Baradar fought alongside Mullah Omar as he led the Taliban through its seizure of power in 1996 and its return to an insurgency following the 2001 US-led invasion.

1996-2001 Afghanistan rule

During the group’s 1996-2001 rule, the president and governing council were based in Kabul. But Baradar spent most of his time in Kandahar, the spiritual capital of the Taliban, and did not have an official government role.

The US invaded Afghanistan after the 9/11 attacks, which had been planned and carried out by Osama bin Laden’s Al Qaeda while it was sheltering under Taliban rule. Baradar, Omar and other Taliban leaders fled into neighbouring Pakistan.

Karachi arrest

In the ensuing years, the Taliban were able to organize a potent insurgency based in rugged and semi-autonomous tribal areas along the border. Baradar was arrested in Pakistan’s southern city of Karachi in 2010 in a joint raid by the CIA and Pakistan’s counterterrorism forces.

At the time, he had been making peace overtures to Afghanistan’s then-President Hamid Karzai, but the US was bent on military victory and it appeared that Pakistan wanted to ensure control over any political process. Baradar’s removal empowered more radical leaders within the Taliban who were less open to diplomacy.

Karzai later confirmed the overtures to The Associated Press and said he had twice asked the Americans and the Pakistanis to free Baradar from prison but was rebuffed. Baradar himself refused an offer of release in 2013, apparently because the US and Pakistan conditioned it on his cooperation.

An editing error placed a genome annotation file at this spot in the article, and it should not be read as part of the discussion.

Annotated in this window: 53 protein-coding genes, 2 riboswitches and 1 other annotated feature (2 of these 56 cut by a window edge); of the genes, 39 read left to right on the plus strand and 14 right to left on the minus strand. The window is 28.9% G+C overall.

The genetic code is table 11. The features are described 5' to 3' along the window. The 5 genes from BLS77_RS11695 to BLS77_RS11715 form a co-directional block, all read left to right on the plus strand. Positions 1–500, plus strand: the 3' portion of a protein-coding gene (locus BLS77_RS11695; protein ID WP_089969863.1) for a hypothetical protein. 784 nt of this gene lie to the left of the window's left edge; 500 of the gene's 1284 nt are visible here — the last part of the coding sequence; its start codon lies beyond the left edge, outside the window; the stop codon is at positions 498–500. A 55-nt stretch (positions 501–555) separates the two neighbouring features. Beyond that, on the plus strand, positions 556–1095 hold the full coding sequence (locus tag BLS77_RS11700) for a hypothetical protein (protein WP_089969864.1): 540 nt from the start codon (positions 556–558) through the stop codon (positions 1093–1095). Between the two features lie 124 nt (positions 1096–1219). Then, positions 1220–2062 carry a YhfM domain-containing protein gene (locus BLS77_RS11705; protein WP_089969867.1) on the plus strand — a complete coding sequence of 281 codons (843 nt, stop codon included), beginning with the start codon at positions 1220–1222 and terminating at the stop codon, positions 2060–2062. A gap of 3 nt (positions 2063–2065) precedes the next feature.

New Afghan government

Karzai, who is now involved in talks with the Taliban about shaping the next government, once again found himself negotiating with Baradar.

By 2018, the Taliban had seized effective control over much of Afghanistan’s countryside. The Trump administration, looking for a way out of America’s longest war, persuaded Pakistan to release Baradar that year and began pursuing peace talks with the Taliban.

Baradar led the Taliban’s negotiating team in Qatar through several rounds of those talks, culminating in a February 2020 peace agreement. He also met with then-US Secretary of State Mike Pompeo.

Under the deal, the Taliban agreed to halt attacks on international forces and prevent Afghanistan from again becoming a haven for terror groups in return for a full US withdrawal, planned for the end of August.

By mid-August, the Taliban pushed into the country’s cities, seizing nearly all of the country in matter of days and then rolled virtually unopposed into the capital, Kabul.

In July, Chinese Foreign Minister Wang Yi met with the head of the Afghan Taliban political commission, Mullah Baradar.

Spokesperson Hua Chunying said Beijing welcomed the Taliban’s statements about wanting “to grow sound relations with China.” The militant group also said it looked forward to China’s participation in the reconstruction and development of Afghanistan.

In his first comment after the capture of Kabul, Baradar acknowledged his surprise, saying that “it was never expected that we will have victory in Afghanistan.”

Wearing a black turban and vest over a white robe, the bespectacled Baradar looked straight into the camera.

“Now comes the test,” he said. “We must meet the challenge of serving and securing our nation, and giving it a stable life going forward.”